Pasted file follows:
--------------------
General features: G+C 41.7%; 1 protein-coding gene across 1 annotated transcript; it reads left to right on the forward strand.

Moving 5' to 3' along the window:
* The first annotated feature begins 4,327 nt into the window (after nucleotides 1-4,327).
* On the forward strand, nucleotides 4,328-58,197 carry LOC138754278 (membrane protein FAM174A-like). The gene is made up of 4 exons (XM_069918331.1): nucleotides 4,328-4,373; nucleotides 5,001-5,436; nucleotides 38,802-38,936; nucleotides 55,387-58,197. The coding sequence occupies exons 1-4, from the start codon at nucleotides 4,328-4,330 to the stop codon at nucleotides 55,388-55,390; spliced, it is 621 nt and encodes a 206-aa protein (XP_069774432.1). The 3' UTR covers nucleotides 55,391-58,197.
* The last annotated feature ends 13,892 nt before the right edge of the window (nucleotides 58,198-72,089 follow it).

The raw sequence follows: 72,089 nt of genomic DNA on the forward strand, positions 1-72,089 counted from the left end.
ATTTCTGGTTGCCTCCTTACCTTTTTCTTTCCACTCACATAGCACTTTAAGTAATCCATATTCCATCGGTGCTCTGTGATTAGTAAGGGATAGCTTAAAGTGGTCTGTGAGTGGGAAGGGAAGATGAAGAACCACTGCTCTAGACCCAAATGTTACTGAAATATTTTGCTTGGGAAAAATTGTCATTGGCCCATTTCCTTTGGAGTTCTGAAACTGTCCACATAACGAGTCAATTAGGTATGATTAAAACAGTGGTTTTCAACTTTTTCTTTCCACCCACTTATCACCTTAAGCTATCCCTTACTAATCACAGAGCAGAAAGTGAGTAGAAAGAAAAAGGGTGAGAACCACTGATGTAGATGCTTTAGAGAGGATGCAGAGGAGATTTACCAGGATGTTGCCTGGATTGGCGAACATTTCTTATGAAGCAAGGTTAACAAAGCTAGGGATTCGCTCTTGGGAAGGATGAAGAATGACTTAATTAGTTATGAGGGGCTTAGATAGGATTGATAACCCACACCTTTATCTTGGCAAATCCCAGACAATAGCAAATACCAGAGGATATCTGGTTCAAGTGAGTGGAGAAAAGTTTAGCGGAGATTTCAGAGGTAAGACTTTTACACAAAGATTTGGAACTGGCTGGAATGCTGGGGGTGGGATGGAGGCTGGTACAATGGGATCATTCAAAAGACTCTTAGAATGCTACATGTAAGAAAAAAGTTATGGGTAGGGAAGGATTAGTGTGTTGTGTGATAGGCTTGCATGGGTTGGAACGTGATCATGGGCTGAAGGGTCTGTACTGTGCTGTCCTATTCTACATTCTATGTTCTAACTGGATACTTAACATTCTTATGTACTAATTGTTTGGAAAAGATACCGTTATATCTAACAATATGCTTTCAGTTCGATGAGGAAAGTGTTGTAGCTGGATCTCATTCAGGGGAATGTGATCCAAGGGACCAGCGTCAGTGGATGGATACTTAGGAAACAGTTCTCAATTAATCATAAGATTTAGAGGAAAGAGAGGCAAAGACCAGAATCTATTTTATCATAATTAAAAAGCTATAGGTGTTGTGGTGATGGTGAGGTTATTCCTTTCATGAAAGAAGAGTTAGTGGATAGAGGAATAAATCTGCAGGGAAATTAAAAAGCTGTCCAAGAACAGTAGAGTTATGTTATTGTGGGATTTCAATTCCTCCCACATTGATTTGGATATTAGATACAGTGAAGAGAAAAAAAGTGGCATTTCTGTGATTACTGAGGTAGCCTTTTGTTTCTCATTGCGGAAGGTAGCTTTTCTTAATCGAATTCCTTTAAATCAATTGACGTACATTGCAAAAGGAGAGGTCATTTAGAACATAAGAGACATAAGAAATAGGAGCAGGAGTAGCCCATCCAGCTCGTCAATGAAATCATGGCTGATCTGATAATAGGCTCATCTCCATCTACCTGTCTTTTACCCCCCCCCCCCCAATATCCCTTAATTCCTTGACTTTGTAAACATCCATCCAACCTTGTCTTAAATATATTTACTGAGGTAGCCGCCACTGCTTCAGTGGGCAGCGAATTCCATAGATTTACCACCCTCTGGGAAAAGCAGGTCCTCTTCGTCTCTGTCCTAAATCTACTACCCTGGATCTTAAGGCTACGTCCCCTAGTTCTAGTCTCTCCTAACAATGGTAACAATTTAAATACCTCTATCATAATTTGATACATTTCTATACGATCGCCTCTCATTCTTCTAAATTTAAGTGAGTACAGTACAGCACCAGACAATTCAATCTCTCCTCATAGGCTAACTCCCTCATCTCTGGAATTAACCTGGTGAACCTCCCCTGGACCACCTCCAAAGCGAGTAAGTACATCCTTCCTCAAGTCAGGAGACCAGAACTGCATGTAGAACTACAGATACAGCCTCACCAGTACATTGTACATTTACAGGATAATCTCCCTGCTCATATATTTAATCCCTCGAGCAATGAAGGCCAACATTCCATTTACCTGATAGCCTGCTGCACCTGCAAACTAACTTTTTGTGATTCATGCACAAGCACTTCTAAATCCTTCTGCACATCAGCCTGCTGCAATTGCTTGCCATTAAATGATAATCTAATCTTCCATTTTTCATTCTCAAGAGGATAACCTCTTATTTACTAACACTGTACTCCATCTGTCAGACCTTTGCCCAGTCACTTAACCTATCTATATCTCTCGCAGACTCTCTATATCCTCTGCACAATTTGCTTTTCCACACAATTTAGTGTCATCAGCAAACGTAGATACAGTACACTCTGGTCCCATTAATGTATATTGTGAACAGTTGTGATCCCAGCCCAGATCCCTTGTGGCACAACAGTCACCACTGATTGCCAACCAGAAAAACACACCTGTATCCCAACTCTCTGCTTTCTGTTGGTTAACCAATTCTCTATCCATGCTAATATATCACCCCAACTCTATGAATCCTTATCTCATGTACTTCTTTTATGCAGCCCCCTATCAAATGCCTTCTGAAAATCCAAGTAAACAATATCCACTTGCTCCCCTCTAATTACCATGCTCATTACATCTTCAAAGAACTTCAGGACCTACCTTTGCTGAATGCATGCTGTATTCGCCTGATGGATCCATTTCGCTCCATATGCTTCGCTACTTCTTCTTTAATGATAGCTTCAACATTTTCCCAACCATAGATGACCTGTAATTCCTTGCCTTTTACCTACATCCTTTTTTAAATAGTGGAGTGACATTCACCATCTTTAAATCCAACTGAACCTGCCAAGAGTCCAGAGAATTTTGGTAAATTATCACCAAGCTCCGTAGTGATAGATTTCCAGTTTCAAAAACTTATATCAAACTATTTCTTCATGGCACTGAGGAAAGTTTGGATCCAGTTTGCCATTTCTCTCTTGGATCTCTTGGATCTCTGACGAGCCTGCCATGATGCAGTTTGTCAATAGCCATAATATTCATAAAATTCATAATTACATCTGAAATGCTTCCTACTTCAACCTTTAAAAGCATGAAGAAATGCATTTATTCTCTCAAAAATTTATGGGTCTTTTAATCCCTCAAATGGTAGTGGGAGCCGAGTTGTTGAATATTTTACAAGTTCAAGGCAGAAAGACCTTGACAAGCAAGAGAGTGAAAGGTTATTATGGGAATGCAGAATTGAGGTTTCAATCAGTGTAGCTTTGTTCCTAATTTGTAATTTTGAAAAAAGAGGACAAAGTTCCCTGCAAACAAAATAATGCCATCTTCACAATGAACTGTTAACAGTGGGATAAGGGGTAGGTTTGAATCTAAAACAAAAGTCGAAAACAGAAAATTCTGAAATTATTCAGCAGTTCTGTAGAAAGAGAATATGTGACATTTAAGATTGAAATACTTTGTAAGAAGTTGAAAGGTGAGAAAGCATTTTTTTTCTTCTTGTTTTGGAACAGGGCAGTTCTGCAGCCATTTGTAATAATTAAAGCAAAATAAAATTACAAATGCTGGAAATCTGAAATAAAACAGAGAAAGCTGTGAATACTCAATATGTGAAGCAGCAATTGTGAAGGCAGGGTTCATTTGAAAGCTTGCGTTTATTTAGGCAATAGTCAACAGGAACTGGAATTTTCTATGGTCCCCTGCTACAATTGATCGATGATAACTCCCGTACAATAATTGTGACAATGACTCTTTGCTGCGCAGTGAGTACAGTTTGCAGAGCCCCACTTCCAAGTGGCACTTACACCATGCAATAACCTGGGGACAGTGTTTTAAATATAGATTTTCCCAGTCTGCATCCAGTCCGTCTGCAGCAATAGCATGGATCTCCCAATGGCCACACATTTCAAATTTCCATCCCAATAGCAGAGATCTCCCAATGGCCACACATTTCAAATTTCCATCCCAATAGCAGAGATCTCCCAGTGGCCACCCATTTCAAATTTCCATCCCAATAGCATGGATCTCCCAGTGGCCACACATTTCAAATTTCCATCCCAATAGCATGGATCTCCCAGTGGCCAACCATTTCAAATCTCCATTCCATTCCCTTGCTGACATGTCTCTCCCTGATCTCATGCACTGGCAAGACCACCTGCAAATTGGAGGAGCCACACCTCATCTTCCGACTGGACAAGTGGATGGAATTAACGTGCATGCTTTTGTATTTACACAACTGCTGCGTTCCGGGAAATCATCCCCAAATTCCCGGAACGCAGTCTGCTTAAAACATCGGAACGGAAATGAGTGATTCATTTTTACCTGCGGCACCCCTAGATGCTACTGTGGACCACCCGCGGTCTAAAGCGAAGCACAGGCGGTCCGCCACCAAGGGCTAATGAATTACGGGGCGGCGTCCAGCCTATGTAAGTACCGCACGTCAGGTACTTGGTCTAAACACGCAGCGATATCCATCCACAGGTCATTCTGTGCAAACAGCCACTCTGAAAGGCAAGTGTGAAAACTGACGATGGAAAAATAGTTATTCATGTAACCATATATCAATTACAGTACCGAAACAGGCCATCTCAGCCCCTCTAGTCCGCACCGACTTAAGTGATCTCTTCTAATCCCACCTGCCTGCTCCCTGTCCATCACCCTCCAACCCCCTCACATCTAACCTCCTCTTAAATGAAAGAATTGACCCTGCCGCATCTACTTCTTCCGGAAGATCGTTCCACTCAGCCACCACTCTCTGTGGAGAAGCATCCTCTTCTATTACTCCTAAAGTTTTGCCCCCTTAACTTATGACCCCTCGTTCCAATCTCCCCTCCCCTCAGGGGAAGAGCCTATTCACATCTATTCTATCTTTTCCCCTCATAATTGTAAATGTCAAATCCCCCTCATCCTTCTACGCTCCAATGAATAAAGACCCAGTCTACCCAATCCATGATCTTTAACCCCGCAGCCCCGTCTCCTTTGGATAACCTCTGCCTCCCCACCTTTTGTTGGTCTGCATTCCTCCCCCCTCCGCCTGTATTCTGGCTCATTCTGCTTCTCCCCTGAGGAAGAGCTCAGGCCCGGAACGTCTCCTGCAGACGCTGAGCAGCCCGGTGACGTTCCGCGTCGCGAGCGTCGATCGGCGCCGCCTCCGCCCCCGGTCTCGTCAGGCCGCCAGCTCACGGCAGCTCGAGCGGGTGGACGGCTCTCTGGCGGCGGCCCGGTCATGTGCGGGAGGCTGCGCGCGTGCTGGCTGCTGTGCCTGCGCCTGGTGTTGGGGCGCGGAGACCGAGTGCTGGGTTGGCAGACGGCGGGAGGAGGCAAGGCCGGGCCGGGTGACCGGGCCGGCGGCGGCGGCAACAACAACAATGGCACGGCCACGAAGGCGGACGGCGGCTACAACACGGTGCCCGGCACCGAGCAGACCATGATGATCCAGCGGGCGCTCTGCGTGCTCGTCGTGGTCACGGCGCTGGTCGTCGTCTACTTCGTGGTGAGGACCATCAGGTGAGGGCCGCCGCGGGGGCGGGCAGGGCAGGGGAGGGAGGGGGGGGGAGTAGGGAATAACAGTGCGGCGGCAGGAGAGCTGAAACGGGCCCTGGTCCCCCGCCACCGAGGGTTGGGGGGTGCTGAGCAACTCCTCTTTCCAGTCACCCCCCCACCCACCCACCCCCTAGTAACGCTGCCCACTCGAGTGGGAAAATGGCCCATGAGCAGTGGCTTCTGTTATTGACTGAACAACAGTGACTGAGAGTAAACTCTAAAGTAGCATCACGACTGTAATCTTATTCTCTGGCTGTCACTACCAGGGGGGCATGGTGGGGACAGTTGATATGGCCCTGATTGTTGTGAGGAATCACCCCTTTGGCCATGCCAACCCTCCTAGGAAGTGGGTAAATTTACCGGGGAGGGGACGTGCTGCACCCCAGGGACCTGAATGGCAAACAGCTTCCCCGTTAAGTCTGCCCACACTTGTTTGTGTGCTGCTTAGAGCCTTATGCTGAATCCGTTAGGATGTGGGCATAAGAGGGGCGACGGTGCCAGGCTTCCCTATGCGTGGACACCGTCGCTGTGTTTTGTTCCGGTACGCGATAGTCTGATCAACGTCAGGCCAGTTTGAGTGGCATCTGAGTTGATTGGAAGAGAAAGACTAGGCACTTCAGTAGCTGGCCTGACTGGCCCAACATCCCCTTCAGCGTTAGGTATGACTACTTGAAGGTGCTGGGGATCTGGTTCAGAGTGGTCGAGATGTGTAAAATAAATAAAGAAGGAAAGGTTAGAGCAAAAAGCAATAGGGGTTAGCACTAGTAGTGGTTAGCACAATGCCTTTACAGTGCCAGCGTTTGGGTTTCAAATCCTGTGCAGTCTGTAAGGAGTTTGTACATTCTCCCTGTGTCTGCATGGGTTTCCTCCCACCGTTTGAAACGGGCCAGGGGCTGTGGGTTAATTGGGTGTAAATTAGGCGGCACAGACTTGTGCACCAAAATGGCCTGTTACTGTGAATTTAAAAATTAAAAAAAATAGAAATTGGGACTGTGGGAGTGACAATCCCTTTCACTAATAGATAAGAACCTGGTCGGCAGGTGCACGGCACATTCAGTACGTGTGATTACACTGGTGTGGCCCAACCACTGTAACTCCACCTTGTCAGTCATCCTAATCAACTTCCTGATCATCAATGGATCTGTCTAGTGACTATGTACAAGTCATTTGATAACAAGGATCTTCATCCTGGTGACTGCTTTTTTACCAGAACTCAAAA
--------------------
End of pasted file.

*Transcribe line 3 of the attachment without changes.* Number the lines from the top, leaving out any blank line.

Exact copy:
* The first annotated feature begins 4,327 nt into the window (after nucleotides 1-4,327).